The World Health Assembly is an important meeting for Cochrane and our partnerships. Here Sylvia de Haan, Partnership Coordinator for Cochrane, discusses what it is, our involvement thus far, and plans on making the most of our attendance.
Once a year the World Health Assembly (WHA) brings together 3,000 people representing 194 member states and more than 100 other organizations to discuss and debate global public health issues. The meeting runs for six full days and addresses topics such as health emergencies, childhood obesity, healthy ageing, nutrition, health systems, and infectious diseases, just to name a few. This is the place where global public health policy is discussed, debated, and agreed upon.
Cochrane has been in official relations with the World Health Organization (WHO) since 2011, and we have attended WHA meetings on and off since then. We have made statements in response to WHA agenda items, such as a statement this year on conflict of interest. This year we also organized, jointly with Health Technology Assessment international, a side event about evidence-informed decision-making and attracted around 100 people to that session.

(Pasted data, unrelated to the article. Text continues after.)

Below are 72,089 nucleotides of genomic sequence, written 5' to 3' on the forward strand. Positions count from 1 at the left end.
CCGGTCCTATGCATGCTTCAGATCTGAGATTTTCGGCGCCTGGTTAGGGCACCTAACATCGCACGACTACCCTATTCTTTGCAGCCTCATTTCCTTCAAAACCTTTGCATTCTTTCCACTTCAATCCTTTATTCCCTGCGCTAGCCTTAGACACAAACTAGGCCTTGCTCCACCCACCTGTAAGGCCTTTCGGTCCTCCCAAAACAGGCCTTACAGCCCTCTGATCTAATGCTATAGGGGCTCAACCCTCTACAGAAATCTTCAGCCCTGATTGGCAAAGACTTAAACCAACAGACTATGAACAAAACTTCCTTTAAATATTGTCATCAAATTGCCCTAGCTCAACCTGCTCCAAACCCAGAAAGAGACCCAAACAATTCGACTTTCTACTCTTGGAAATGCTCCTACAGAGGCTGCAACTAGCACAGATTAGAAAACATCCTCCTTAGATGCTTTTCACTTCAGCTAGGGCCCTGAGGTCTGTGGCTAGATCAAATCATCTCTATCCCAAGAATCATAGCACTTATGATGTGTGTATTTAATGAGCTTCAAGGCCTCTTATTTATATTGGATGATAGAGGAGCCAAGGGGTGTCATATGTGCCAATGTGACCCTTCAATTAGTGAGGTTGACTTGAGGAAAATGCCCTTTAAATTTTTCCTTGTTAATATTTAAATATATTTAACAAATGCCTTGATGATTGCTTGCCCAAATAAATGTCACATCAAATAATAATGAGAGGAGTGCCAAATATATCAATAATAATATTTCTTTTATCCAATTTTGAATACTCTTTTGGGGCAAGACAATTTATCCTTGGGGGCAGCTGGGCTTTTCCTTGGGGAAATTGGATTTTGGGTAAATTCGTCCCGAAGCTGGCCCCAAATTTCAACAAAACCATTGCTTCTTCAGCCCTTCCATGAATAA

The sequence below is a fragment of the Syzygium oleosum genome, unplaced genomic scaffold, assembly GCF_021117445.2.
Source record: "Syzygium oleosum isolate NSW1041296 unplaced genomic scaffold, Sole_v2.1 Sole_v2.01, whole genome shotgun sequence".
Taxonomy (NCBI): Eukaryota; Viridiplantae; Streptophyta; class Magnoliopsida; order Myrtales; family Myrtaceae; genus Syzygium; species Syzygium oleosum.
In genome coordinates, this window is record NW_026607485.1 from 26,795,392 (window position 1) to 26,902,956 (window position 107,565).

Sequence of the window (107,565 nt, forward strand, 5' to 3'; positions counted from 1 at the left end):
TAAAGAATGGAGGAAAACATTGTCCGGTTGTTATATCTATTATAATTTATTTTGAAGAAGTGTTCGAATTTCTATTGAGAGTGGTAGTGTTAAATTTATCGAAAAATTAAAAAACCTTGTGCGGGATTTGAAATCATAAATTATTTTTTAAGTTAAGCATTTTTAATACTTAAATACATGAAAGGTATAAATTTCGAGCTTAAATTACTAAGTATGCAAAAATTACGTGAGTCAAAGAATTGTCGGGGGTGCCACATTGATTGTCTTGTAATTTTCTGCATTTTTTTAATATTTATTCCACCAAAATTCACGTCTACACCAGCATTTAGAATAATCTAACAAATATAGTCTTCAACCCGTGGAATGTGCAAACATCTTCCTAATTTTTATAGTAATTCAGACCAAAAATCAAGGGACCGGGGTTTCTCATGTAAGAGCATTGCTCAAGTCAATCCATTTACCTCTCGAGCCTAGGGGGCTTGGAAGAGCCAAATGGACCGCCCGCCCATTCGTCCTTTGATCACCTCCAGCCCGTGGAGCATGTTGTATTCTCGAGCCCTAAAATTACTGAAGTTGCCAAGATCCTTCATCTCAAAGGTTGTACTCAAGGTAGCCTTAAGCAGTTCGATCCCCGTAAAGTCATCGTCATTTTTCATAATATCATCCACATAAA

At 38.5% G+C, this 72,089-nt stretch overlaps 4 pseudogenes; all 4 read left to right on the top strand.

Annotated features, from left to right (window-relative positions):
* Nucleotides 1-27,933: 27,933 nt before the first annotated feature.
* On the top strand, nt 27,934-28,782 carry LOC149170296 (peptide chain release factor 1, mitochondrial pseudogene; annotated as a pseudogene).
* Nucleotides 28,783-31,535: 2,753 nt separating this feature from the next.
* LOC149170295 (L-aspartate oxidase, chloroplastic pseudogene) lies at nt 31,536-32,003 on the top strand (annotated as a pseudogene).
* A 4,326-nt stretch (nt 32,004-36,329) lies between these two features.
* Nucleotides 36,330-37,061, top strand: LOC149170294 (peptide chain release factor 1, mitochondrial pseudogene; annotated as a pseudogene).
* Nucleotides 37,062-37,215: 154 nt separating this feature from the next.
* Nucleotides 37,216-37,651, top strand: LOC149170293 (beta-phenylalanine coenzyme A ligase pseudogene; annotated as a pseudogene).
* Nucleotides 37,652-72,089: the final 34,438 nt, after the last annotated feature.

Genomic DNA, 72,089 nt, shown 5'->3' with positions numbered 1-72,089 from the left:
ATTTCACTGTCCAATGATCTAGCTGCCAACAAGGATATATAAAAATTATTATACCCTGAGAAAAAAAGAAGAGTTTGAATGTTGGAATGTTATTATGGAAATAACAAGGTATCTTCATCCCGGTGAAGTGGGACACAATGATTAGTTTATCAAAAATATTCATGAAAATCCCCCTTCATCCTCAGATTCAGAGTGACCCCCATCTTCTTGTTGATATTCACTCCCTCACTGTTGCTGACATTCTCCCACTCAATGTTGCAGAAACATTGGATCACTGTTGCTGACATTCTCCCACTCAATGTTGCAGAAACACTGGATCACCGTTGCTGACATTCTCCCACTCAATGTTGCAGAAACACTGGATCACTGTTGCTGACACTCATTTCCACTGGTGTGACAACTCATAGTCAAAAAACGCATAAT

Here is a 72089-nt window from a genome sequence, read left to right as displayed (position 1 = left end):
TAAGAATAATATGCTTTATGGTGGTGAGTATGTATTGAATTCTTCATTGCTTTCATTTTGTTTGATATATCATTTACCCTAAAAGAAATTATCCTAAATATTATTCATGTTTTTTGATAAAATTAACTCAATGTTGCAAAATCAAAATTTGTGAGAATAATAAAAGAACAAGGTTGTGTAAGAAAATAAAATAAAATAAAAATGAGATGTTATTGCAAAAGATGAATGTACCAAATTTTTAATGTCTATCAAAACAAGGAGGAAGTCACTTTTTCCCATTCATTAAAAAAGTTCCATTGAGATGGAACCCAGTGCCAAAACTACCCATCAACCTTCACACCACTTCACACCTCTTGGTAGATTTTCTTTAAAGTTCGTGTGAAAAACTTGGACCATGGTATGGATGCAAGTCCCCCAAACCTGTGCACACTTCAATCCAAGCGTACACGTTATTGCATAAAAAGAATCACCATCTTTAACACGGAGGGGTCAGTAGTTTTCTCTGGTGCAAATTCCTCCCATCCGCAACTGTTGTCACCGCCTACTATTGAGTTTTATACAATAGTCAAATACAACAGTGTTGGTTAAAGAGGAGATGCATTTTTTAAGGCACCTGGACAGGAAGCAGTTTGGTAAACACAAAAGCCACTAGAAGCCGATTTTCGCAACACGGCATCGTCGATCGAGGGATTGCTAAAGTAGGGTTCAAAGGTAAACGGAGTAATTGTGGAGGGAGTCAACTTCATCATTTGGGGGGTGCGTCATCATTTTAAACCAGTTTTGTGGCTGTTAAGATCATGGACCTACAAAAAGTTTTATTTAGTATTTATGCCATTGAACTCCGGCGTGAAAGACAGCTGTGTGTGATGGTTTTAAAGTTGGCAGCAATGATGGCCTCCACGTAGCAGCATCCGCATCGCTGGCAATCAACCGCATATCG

However, it is probably not the involvement in formal events and WHA agenda items that make the difference. The WHA is all about networking. Ministerial delegations, WHO staff from headquarters and the regions, as well as civil society organizations, meet at the Palais des Nations in Geneva and get business done. A lot of connections are made, ideas brainstormed, and possible collaborations discussed.
‘During one single day I met with staff from various WHO departments and regional offices, with several member states delegations, and with other NGOs. This is a really unique venue for Cochrane to engage with a whole range of potential users of our work, and receive their input on their needs and priorities, and test how well we respond to these demands’, says Karla Soares-Weiser, Deputy Editor in Chief at Cochrane.
Till now Cochrane has been developing its WHA presence slowly. We have made a couple of statements over the years, connected to partners, and organized a side event. But shouldn’t we be doing more? And how can we make sure that you and your Cochrane Groups benefit directly from this investment? How can the Cochrane delegation best represent you all?
One great idea for the next WHA is expressed by Julie Wood, Head Communications and External Affairs at Cochrane: ‘While preparing for the Global Evidence Summit in Cape Town next year, we should really think about how we can use the 2017 WHA to connect to African delegations and enthuse them to participate in the Summit and share their needs and experiences in evidence informed health care. I am certain that this will greatly enrich our debates in Cape Town.’
We will certainly pursue this suggestion. If you have other ideas or would like to discuss how your Cochrane Group could profit from the WHA, please get in touch!
Sylvia de Haan
Communications and External Affairs Department